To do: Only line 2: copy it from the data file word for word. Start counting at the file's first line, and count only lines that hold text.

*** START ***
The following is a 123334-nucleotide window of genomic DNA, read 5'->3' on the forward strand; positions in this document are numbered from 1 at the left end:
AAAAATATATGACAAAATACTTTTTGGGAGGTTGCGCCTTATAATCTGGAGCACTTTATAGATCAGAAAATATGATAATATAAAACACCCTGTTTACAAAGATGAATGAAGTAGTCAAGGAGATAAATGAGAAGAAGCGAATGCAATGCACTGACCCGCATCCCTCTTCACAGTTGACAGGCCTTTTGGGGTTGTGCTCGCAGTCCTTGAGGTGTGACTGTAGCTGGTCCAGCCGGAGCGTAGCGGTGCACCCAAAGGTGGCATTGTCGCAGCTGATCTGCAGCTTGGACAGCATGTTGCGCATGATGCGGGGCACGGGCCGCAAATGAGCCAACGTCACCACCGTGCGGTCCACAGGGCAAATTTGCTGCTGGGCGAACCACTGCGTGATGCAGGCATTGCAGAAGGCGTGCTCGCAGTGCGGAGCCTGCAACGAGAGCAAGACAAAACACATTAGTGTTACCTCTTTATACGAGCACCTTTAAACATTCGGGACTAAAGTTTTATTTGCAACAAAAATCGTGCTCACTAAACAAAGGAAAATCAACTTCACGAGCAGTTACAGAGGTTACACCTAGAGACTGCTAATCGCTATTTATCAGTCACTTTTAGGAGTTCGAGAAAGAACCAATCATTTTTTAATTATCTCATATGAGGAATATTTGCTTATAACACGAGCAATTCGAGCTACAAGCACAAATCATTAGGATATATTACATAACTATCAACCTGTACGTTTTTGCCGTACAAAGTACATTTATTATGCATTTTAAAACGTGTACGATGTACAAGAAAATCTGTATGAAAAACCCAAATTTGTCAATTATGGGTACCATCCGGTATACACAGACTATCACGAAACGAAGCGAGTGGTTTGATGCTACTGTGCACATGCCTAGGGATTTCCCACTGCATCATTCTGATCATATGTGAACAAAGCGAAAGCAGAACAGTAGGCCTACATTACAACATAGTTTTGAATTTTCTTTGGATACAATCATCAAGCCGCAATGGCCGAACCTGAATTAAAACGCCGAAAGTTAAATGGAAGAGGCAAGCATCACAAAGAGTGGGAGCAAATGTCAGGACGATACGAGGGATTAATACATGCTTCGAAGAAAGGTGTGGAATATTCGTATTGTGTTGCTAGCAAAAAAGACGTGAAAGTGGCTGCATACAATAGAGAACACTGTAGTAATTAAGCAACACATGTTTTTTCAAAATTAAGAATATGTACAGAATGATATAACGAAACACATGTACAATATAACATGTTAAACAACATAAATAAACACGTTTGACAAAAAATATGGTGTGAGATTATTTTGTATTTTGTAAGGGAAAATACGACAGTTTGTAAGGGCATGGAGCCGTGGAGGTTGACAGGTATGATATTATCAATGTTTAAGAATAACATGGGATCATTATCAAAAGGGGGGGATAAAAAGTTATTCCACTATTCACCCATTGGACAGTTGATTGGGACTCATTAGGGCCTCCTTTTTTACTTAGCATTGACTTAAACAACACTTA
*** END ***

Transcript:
AAAAATATATGACAAAATACTTTTTGGGAGGTTGCGCCTTATAATCTGGAGCACTTTATAGATCAGAAAATATGATAATATAAAACACCCTGTTTACAAAGATGAATGAAGTAGTCAAGGAGATAAATGAGAAGAAGCGAATGCAATGCACTGACCCGCATCCCTCTTCACAGTTGACAGGCCTTTTGGGGTTGTGCTCGCAGTCCTTGAGGTGTGACTGTAGCTGGTCCAGCCGGAGCGTAGCGGTGCACCCAAAGGTGGCATTGTCGCAGCTGATCTGCAGCTTGGACAGCATGTTGCGCATGATGCGGGGCACGGGCCGCAAATGAGCCAACGTCACCACCGTGCGGTCCACAGGGCAAATTTGCTGCTGGGCGAACCACTGCGTGATGCAGGCATTGCAGAAGGCGTGCTCGCAGTGCGGAGCCTGCAACGAGAGCAAGACAAAACACATTAGTGTTACCTCTTTATACGAGCACCTTTAAACATTCGGGACTAAAGTTTTATTTGCAACAAAAATCGTGCTCACTAAACAAAGGAAAATCAACTTCACGAGCAGTTACAGAGGTTACACCTAGAGACTGCTAATCGCTATTTATCAGTCACTTTTAGGAGTTCGAGAAAGAACCAATCATTTTTTAATTATCTCATATGAGGAATATTTGCTTATAACACGAGCAATTCGAGCTACAAGCACAAATCATTAGGATATATTACATAACTATCAACCTGTACGTTTTTGCCGTACAAAGTACATTTATTATGCATTTTAAAACGTGTACGATGTACAAGAAAATCTGTATGAAAAACCCAAATTTGTCAATTATGGGTACCATCCGGTATACACAGACTATCACGAAACGAAGCGAGTGGTTTGATGCTACTGTGCACATGCCTAGGGATTTCCCACTGCATCATTCTGATCATATGTGAACAAAGCGAAAGCAGAACAGTAGGCCTACATTACAACATAGTTTTGAATTTTCTTTGGATACAATCATCAAGCCGCAATGGCCGAACCTGAATTAAAACGCCGAAAGTTAAATGGAAGAGGCAAGCATCACAAAGAGTGGGAGCAAATGTCAGGACGATACGAGGGATTAATACATGCTTCGAAGAAAGGTGTGGAATATTCGTATTGTGTTGCTAGCAAAAAAGACGTGAAAGTGGCTGCATACAATAGAGAACACTGTAGTAATTAAGCAACACATGTTTTTTCAAAATTAAGAATATGTACAGAATGATATAACGAAACACATGTACAATATAACATGTTAAACAACATAAATAAACACGTTTGACAAAAAATATGGTGTGAGATTATTTTGTATTTTGTAAGGGAAAATACGACAGTTTGTAAGGGCATGGAGCCGTGGAGGTTGACAGGTATGATATTATCAATGTTTAAGAATAACATGGGATCATTATCAAAAGGGGGGGATAAAAAGTTATTCCACTATTCACCCATTGGACAGTTGATTGGGACTCATTAGGGCCTCCTTTTTTACTTAGCATTGACTTAAACAACACTTA